It is not enough then to utter pious affirmations of faith in Jesus Christ to assure that the full freedom and dignity of man is preserved. There are some basic elements of that dignity and freedom which all men, Christian or non-Christian, have to struggle for; and I attempt only a hasty listing of a few of these basic elements.
An African educational system must create in every child the consciousness that he belongs to the human race and not to so-called white, black or coloured races. This means practically that any system of apartheid is contrary to the basic reality of the dignity of man; the Church cannot run segregated schools; it must struggle against any attempt on the part of governments anywhere in the world to impose such a system over any children, whether white, black, brown or blue-green.
But desegregation of schools is not enough. Basic attitudes have to be fostered and cultivated in children and adults which will eventually lead to the extermination of these pernicious prejudices which are transmitted not so much through verbal statements and formal teachings as by small, spontaneous acts and purely occasional remarks of adults. It is a total task of society; it will take at least two generations but we must begin now and the place to begin is in the Teacher Training institutions. From there it must spread to the whole of society via the teachers through the children who are in school today. If the Church runs any institution of its own, good teacher training schools should have a high priority on their list.
b) The teaching of history, civics and the social sciences in general should be so geared as to engender in all children a threefold loyalty which does not come in conflict amongst its three elements.
(1) to one’s own national unit as the primary structure of loyalty outside the family
(2) to the African continent and African peoples who have been united by a common experience of exploitation and enslavement by outsiders, and
(3) to the whole human race, since ultimately humanity is and has to be one.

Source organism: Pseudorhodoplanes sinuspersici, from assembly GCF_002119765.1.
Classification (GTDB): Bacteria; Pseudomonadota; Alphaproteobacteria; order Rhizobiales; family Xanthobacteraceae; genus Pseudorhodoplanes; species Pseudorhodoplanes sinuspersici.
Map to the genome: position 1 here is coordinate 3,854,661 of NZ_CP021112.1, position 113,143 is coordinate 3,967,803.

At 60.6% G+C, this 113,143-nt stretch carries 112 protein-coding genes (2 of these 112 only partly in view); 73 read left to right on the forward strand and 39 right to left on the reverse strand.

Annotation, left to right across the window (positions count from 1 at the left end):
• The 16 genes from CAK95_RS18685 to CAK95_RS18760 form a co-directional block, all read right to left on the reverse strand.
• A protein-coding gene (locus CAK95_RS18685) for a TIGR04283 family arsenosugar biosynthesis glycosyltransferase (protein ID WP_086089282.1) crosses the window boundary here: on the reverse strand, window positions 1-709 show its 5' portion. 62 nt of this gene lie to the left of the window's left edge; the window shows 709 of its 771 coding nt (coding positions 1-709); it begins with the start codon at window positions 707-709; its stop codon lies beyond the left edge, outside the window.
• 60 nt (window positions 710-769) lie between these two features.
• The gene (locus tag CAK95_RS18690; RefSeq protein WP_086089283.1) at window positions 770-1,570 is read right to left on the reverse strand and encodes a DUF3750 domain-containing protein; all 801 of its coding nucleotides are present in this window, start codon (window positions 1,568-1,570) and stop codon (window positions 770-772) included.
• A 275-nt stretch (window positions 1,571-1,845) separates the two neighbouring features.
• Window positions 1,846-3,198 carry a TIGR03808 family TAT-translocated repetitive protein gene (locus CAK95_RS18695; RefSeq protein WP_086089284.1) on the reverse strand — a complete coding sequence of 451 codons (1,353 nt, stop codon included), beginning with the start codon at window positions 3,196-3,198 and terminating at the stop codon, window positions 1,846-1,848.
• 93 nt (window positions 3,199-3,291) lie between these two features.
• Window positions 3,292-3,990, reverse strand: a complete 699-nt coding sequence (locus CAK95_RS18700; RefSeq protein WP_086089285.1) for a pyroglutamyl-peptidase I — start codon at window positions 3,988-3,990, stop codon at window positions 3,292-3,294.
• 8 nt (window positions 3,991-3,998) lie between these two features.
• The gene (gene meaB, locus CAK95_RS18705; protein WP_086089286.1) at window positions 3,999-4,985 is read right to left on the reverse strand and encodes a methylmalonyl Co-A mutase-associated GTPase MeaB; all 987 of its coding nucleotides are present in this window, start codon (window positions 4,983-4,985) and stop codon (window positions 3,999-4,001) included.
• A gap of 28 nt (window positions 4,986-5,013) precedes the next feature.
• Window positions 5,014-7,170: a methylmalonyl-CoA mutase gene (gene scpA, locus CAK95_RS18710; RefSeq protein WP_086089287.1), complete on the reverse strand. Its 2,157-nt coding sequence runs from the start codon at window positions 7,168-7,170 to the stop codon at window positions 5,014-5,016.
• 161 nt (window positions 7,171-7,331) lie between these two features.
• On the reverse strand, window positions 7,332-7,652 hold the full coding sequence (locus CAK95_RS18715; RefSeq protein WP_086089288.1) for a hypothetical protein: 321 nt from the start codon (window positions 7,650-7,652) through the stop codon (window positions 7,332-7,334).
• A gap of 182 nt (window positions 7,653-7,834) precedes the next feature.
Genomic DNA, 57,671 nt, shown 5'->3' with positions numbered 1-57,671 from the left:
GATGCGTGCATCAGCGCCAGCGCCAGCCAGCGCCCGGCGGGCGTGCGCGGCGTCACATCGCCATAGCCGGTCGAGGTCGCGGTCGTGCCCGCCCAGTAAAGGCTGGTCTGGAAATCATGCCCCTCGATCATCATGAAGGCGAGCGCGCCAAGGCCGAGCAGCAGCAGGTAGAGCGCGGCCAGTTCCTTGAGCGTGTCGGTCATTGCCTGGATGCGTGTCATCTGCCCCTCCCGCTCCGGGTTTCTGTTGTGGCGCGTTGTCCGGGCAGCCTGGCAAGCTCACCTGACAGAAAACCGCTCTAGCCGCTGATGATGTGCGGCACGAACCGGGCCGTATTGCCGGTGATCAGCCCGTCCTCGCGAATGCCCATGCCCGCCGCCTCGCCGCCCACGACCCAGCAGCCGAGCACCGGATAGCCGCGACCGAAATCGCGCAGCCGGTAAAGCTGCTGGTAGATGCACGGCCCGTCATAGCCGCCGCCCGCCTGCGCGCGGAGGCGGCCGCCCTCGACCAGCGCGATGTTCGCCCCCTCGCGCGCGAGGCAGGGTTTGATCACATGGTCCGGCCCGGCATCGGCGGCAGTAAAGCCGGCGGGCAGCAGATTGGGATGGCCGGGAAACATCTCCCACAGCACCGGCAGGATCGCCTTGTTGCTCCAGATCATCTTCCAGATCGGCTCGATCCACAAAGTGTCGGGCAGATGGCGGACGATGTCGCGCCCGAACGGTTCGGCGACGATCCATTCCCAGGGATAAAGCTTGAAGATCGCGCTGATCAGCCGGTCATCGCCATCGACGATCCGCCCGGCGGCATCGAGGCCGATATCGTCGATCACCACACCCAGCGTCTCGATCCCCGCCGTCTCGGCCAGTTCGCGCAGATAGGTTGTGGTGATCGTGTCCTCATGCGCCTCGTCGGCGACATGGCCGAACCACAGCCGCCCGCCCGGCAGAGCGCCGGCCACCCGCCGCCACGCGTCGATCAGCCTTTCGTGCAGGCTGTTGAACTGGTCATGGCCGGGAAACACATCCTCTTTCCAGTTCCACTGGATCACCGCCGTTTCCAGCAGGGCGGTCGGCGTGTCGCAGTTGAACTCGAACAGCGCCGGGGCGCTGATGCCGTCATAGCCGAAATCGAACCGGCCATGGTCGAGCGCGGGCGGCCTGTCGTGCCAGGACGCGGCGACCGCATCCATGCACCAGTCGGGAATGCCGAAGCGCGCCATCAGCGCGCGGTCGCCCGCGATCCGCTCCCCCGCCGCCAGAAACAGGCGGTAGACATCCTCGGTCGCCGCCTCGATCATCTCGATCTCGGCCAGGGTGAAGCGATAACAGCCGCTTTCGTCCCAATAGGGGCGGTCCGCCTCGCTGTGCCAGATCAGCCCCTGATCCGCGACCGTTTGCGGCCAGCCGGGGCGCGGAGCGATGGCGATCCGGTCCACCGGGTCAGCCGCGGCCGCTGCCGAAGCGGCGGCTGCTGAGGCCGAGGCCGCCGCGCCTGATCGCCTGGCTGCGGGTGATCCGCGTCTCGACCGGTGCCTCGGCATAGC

c) The dignity of man is realised only when man labours with his hands, not that he may eat, but that he may have wherewithal to feed his neighbour, “doing honest work with his hands, so that he may be able to give to those in need.” (St. Paul in Eph. 4:28). It is important to keep these two aspects together. It is possible in many cases to give each child a little plot of land or a bench in a workshop in school where he toils with his hands and then is rewarded by the fruit of his labours. This is a basic human satisfaction which should not be denied to the child; but if we make the profit motive the incentive to labour, we shall soon end up in the spiritual fiasco in which the bourgeois West finds itself in the midst of its affluence. Inseparably united with labour is the idea of serving those in need. And if labour is early associated with profit in the mind of the young child it will be difficult to root out the selfishness of the profit motive in later life. There is no reason for us to resign ourselves to original sin, and say that the profit motive is ineradicable from human nature. One is aware that even Russian communism is today slowly beginning to approve the profit motive. Both laissez faire capitalism and apartheid can appeal to original sin. This may be inevitable since that is about all they can appeal to. But Christians get the guidelines of their conduct not from a doctrine of original sin, but rather from the high calling of God in Jesus Christ “to grow into the mature manhood of Christ”.